How apt. Yet it made me laugh. Maybe the only thing about him these days that makes me laugh anymore. (I am especially aggrieved about having witnessed his collaboration with his 5-star QB recruit, something one can only file under "Heinous things one cannot un-see.")
Quote of the Week - I
Quote of the Week - II
Recruiting / Bowl Game Thoughts
- 18 points possible
- On which series will the 1st false start occur? (1 pt.)
- 2 points possible
Q1. Who wrote the poem, “Ode on Intimations of Immortality from Recollections of Early Childhood”, whose protagonist speaks of his infinite love for the natural world while worrying about those who forget the purpose of their existence?
1) Lini & Ungie
2) Jared & Invanka
3) Beyoncé & Jay-Z
4) Two middle aged Brits
Q3. Every autumn, The MacArthur Foundation awards its Genius Grants to 20-30 individuals for their exceptional creativity, a track record of significant accomplishments, and / or potential for future creative work.
1) 10 Bitcoins, valued on the day of the award announcement
2) $625,000 over 5 years.
3) $250,000 of art-based NFT
4) $1,000 coupon at the MacArthur gift shop.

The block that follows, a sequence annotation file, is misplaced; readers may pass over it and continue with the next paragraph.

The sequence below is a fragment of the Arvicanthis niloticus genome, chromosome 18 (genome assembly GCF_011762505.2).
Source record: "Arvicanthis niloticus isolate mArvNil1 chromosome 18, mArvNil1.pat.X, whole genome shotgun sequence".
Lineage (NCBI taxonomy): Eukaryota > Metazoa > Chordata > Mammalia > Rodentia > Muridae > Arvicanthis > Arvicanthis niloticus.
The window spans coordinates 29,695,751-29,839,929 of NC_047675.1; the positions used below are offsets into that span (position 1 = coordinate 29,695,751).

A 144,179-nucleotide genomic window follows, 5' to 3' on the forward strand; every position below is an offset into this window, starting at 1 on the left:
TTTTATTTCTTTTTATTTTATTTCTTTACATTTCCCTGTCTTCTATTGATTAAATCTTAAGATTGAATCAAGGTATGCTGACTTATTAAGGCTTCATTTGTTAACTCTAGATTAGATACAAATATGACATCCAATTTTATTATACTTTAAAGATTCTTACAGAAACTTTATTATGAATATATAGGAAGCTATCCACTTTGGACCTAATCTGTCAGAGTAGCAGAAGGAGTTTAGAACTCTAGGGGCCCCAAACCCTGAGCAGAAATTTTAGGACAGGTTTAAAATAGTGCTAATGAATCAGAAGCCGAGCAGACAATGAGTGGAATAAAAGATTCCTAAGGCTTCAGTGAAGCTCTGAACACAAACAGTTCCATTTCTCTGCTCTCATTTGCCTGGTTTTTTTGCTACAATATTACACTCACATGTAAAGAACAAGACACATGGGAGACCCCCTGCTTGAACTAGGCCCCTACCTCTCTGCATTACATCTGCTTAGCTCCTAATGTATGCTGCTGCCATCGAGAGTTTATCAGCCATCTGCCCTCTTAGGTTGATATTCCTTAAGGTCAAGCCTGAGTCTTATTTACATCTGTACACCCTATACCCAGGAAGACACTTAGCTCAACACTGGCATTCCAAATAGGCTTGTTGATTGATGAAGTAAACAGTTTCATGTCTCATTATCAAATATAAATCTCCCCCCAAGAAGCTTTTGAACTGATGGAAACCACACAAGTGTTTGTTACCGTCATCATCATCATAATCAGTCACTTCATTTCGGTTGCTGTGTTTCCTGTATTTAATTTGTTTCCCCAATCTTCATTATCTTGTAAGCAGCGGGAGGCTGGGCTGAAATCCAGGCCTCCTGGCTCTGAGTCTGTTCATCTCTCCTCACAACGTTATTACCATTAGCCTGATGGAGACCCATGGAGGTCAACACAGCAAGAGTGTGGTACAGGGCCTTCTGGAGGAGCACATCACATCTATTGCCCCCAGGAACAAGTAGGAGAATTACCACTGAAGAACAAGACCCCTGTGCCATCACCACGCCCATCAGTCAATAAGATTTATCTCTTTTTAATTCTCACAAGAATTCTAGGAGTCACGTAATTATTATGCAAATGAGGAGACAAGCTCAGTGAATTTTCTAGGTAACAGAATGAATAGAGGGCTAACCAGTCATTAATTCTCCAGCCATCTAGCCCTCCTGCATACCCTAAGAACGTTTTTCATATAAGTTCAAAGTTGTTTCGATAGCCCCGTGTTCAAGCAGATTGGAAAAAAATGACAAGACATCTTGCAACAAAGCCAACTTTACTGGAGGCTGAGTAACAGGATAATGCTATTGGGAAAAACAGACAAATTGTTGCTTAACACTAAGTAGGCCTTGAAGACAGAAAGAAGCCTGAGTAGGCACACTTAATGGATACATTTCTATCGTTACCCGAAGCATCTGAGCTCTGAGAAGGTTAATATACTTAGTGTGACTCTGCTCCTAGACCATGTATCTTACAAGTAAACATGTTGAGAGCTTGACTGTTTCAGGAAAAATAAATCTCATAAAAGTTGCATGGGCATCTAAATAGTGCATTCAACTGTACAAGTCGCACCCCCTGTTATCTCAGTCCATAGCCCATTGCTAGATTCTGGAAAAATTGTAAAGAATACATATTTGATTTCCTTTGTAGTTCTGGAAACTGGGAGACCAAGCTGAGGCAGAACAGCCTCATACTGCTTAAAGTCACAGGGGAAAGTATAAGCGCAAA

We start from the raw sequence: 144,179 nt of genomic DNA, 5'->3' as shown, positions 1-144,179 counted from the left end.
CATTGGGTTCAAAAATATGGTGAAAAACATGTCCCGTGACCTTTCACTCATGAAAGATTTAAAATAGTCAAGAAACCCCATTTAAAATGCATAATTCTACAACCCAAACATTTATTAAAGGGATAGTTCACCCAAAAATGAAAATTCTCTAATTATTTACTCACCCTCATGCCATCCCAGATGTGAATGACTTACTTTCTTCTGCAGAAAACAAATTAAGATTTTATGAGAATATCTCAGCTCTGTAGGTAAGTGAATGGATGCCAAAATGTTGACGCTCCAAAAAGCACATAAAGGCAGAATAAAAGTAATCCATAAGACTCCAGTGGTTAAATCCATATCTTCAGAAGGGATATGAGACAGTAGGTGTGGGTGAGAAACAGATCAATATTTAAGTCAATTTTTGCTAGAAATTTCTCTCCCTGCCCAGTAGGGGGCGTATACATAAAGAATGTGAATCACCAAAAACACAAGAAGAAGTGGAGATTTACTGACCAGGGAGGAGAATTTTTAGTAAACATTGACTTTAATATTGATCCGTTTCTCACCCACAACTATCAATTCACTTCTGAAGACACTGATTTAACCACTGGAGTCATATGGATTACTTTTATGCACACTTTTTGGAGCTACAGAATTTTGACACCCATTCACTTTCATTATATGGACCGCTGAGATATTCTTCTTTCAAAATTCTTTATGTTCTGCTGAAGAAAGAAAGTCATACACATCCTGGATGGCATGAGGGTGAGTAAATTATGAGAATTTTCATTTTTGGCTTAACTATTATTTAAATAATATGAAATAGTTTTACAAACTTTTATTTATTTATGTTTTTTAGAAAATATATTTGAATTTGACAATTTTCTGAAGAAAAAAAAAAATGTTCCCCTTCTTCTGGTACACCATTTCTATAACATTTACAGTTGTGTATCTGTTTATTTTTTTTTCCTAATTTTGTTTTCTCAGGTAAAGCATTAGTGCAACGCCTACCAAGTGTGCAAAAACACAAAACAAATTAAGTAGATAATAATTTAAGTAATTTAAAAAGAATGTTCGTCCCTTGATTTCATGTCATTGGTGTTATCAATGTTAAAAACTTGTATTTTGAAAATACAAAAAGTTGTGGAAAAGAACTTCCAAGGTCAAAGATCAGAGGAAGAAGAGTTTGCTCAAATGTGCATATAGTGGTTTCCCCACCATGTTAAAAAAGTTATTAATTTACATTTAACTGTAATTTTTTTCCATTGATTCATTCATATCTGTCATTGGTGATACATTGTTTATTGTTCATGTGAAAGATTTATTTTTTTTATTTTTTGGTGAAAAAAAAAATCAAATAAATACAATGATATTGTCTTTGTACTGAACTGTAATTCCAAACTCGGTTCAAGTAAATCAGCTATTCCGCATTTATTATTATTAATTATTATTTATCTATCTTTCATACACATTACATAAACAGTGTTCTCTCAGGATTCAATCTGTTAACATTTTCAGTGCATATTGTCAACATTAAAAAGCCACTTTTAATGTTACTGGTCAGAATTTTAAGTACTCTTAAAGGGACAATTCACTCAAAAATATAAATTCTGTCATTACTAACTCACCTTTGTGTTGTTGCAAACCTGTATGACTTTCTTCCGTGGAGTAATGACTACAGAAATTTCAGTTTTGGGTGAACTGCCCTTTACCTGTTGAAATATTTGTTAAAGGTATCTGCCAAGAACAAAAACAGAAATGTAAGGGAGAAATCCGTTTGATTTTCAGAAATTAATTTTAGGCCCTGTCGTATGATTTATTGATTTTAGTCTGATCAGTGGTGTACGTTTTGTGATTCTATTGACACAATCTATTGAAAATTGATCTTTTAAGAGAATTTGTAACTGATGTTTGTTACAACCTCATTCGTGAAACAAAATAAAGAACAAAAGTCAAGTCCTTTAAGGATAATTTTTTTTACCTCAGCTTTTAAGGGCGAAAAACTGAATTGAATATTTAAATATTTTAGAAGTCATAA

- 3 points possible
- 2020: Mark Ungashick
- 2019: Tim Corrigan
- 2018: Brian Mullins
- 2017: Bob Jank, Mark Ungashick
- 2016: No winner (funds donated to charity)
- 2015: Jim Belnap
- 2014: Al Brunett
- 2013: Brian Ward, Ryan Corrigan
Re-Pete (Shameless steal of a Sampson / The Athletic article)
SOUTH BEND, Ind. — Lamar Mickey walked back into his house with hot wings, baked beans and fries, prepared to meet the third Notre Dame coach who was scheduled to visit his family but the first to actually show up.
A week earlier, Brian Kelly was supposed to be there, but he canceled the day he bolted for LSU. Brian Polian was supposed to come instead, but the special teams coordinator had postponed the visit on the morning it was supposed to happen, unsure he’d even still be at Notre Dame. Those visits were supposed to come three days after Notre Dame’s regular season finale at Stanford.
Instead, Lamar and his son Jaden, the four-star cornerback from Corona Centennial (Calif.) High School, were left to try to make sense of a process that had gone sideways. So they called Marcus Freeman, who was still Notre Dame’s defensive coordinator, and explained Jaden planned to visit Oregon and Washington that weekend. Maybe a trip to Northwestern, too.
Freeman told the Mickey family he was meeting with athletic director Jack Swarbrick the next morning. And that Freeman felt he had a chance to replace Kelly as head coach, even as a 35-year-old with no head coaching experience. Freeman only had one request.